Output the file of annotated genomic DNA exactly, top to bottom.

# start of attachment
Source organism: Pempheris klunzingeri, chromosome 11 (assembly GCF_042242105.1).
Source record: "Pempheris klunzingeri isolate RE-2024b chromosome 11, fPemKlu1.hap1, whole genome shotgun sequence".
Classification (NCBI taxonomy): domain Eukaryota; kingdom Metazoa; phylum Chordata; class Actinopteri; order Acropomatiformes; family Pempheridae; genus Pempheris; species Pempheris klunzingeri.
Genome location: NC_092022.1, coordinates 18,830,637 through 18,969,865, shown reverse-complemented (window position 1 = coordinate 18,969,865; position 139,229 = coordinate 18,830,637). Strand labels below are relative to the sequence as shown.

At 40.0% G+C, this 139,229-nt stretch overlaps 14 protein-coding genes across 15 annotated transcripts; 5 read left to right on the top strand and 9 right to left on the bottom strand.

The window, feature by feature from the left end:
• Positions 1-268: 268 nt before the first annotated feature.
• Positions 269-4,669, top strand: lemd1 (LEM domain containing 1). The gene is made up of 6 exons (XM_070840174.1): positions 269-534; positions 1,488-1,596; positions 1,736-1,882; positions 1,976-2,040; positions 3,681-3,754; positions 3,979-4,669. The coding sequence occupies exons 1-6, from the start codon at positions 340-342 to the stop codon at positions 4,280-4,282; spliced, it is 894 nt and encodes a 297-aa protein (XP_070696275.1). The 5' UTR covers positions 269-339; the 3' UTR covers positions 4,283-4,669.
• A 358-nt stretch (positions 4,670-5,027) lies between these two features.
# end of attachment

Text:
Source organism: Pempheris klunzingeri, chromosome 11 (assembly GCF_042242105.1).
Source record: "Pempheris klunzingeri isolate RE-2024b chromosome 11, fPemKlu1.hap1, whole genome shotgun sequence".
Classification (NCBI taxonomy): domain Eukaryota; kingdom Metazoa; phylum Chordata; class Actinopteri; order Acropomatiformes; family Pempheridae; genus Pempheris; species Pempheris klunzingeri.
Genome location: NC_092022.1, coordinates 18,830,637 through 18,969,865, shown reverse-complemented (window position 1 = coordinate 18,969,865; position 139,229 = coordinate 18,830,637). Strand labels below are relative to the sequence as shown.

At 40.0% G+C, this 139,229-nt stretch overlaps 14 protein-coding genes across 15 annotated transcripts; 5 read left to right on the top strand and 9 right to left on the bottom strand.

The window, feature by feature from the left end:
• Positions 1-268: 268 nt before the first annotated feature.
• Positions 269-4,669, top strand: lemd1 (LEM domain containing 1). The gene is made up of 6 exons (XM_070840174.1): positions 269-534; positions 1,488-1,596; positions 1,736-1,882; positions 1,976-2,040; positions 3,681-3,754; positions 3,979-4,669. The coding sequence occupies exons 1-6, from the start codon at positions 340-342 to the stop codon at positions 4,280-4,282; spliced, it is 894 nt and encodes a 297-aa protein (XP_070696275.1). The 5' UTR covers positions 269-339; the 3' UTR covers positions 4,283-4,669.
• A 358-nt stretch (positions 4,670-5,027) lies between these two features.